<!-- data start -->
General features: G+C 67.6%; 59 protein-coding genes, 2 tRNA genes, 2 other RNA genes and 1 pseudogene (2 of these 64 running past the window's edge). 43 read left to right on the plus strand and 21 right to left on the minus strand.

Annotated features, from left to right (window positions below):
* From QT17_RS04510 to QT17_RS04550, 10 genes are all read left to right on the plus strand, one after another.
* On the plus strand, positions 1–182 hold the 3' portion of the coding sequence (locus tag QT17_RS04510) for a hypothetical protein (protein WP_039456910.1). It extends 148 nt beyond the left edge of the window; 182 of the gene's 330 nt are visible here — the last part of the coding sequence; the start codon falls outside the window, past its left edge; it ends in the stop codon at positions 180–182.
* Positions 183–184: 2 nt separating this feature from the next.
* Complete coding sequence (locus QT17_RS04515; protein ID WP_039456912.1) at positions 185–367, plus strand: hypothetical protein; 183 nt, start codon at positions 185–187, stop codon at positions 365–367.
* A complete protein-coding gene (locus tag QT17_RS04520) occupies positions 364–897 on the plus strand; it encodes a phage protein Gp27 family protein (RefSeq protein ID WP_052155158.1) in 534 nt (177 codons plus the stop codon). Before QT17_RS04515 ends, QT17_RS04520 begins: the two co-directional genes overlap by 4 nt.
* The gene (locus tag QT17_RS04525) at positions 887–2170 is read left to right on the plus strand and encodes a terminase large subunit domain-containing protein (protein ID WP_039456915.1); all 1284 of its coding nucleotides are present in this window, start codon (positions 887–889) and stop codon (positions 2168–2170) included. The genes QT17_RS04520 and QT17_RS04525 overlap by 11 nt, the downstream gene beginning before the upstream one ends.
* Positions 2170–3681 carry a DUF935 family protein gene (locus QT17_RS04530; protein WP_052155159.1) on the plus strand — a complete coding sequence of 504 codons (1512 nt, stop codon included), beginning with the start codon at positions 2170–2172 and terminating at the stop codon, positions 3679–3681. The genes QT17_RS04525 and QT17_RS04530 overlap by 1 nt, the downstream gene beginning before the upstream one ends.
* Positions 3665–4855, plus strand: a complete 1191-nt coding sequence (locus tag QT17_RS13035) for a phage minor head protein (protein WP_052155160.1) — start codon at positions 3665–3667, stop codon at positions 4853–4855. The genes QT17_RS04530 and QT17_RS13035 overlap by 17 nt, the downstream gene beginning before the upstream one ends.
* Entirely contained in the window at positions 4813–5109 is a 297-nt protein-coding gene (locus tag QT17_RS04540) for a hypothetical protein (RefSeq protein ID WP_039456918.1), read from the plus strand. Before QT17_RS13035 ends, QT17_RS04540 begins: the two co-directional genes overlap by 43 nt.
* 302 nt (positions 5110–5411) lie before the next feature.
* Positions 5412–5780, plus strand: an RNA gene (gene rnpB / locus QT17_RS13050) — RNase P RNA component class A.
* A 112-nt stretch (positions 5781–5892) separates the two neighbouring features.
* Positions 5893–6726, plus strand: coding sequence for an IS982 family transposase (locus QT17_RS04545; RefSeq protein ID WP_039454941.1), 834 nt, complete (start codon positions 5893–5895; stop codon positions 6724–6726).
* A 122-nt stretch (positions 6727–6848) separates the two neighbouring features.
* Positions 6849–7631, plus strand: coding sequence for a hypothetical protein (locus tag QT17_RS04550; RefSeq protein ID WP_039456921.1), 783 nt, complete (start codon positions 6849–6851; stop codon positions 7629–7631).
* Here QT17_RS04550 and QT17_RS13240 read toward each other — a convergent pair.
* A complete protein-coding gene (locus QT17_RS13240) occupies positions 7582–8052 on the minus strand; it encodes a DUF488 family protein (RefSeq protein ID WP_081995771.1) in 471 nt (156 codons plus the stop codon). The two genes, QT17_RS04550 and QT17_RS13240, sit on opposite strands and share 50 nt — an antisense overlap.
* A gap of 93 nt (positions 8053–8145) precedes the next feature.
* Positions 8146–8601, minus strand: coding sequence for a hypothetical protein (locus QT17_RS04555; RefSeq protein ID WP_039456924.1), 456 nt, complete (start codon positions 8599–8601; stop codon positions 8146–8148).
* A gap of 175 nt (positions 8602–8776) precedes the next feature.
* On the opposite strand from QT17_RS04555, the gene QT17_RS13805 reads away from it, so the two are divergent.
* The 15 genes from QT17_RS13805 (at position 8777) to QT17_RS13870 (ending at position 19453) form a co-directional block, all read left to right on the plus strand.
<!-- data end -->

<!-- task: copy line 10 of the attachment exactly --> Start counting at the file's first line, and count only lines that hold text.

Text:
* Positions 3665–4855, plus strand: a complete 1191-nt coding sequence (locus tag QT17_RS13035) for a phage minor head protein (protein WP_052155160.1) — start codon at positions 3665–3667, stop codon at positions 4853–4855. The genes QT17_RS04530 and QT17_RS13035 overlap by 17 nt, the downstream gene beginning before the upstream one ends.